The substantial biography of the sculptor, painter, writer and poet, Sven Berlin (1911-1999), records the whirlwind of a flamboyant, non-conformist, bohemian who upset the St Ives artistic community and paid a price for challenging their exploitative treatment of Alfred Wallis. Berlin was a self-taught artist and his erstwhile friends, Peter Lanyon, Ben Nicholson and Barbara Hepworth, used this against him. He was a key and integral part of the St Ives arts community, being particularly close to the critic and artist, Adrian Stokes, the poet, W.S. Graham, and painter, Terry Frost and sculptor Naum Gabo. He was a hard-living, Romantic figure more in the mould of Augustus John than some of his genteel contemporaries. His article on Wallis in Horizon magazine and subsequent book, Alfred Wallis: primitive, published by Poetry London in 1949, made him an outcast from the art establishment and he moved to live among the New Forest Gypsies, with his second wife, Juanita, who subsequently became a successful writer in her own right. His fantasy novel, The Dark Monarch (1962), based on caricatures of St Ives, exasperated matters and he retreated again to the Isle of Wight after it was banned. The novel received four libel actions, including one from his friend, the poet, Arthur Caddick. He finally moved near Wimborne Minster, with his third wife, where he found some degree of recognition in later life.
Aarons has amassed a considerable volume of information about Berlin’s diverse artwork and writings, his connections and fluctuating career in and out of the public eye. What emerges is a telling history of how a notable figure can be ostracised and fail to recover with the result that their many talents can be obscured by time. He only had one item in the 1984 Tate St Ives exhibition. He was exiled by the art world. Yet he was a significant figure during the Forties to both Adrian Stokes and W. S. Graham, with whom he was deeply connected. The exchange of letters between Graham and Berlin are featured in The Nightfisherman: Selected Letters (Carcanet, 1999). Malcolm Mackintosh, a friend of the editors, Michael and Margaret Snow, produced a limited edition of Berlin’s poem ‘Jock Grim’ dedicated to Graham. Berlin’s wartime letters to Stokes were used for a diary-like novel about warfare experiences, I Am Lazarus (1961). Berlin’s main artistic theme became an intuitive movement towards timelessness exploring the vagaries of creation and destruction with reference to diverse life forms and situations. His relief carving, The White Buck, (1958) captures the agonising moment when a stag is caught between life and death. His drawings and paintings focused upon harbour and forest life, fishermen, shipping, animals and labourers. His expressionistic use of colour imparted a mood of mythological intensity, and was at some distance from art market requirements in the Eighties.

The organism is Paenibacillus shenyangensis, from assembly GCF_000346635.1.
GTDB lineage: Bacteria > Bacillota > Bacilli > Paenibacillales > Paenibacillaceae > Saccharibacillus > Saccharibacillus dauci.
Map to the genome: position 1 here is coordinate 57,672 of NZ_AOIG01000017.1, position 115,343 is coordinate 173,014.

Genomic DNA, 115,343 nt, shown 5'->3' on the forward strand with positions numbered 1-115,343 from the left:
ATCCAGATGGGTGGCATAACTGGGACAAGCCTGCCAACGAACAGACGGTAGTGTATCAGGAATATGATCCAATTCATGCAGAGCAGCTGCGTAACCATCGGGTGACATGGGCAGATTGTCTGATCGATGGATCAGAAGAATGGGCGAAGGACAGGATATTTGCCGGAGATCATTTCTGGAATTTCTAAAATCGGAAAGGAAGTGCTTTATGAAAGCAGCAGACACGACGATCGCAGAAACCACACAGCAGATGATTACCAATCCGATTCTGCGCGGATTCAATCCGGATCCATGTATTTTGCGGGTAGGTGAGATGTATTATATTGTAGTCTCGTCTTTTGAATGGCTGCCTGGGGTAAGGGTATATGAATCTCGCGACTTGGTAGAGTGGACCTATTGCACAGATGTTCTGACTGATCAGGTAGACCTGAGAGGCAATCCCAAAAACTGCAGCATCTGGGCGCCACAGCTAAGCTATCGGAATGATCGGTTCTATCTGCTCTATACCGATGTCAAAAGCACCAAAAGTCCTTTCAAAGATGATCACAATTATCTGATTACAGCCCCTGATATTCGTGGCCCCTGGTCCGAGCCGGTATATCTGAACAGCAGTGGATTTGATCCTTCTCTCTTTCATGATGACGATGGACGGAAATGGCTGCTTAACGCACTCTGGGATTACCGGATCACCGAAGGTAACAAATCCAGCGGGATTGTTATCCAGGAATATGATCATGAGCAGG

Aarons shows that even when his sculptures, drawings and writings were not selling sufficiently to make ends meet, he was still lauded in the media by the likes of John Arlott, John Boorman, Lawrence Durrell, Roy Fuller, Robert Graves, Adrian Stokes, Tambimuttu, Denys Val Baker and Philip Ziegler. Despite being ignored by the art world, he was a regular figure on local and national television featured in documentaries and current affair programmes. We effectively have a rebellious figure unable to find buyers for his sculptures being kicked out into the long grass where he continues to create and write whilst being part of the New Forest Gypsy community. His writings on fishing, Jonah’s Dream (1964) are well anthologized. He also wrote extensively on the New Forest, published three volumes of autobiography, collections of poetry, and Pride of the Peacock – The Evolution of an Artist (1972). His knowledge of gypsy counter-culture emerged in his novel Dromengro: man of the road (1971), as was as in numerous film items.
Berlin’s exile in a way makes his art and writings more acute, more distinct in relation to the now world famous Nicholson and Hepworth. The Dark Monarch furore and split with the competitive St Ives art colony has rather obscured his fine sculptures, in particular the enigmatic, The Timeless Man, Madonna, Serene Head, as well his Creation pictures. He was close to Wallis, Stokes and W.S. Graham, and thus well worth discovering.
David Caddy 17th April 2016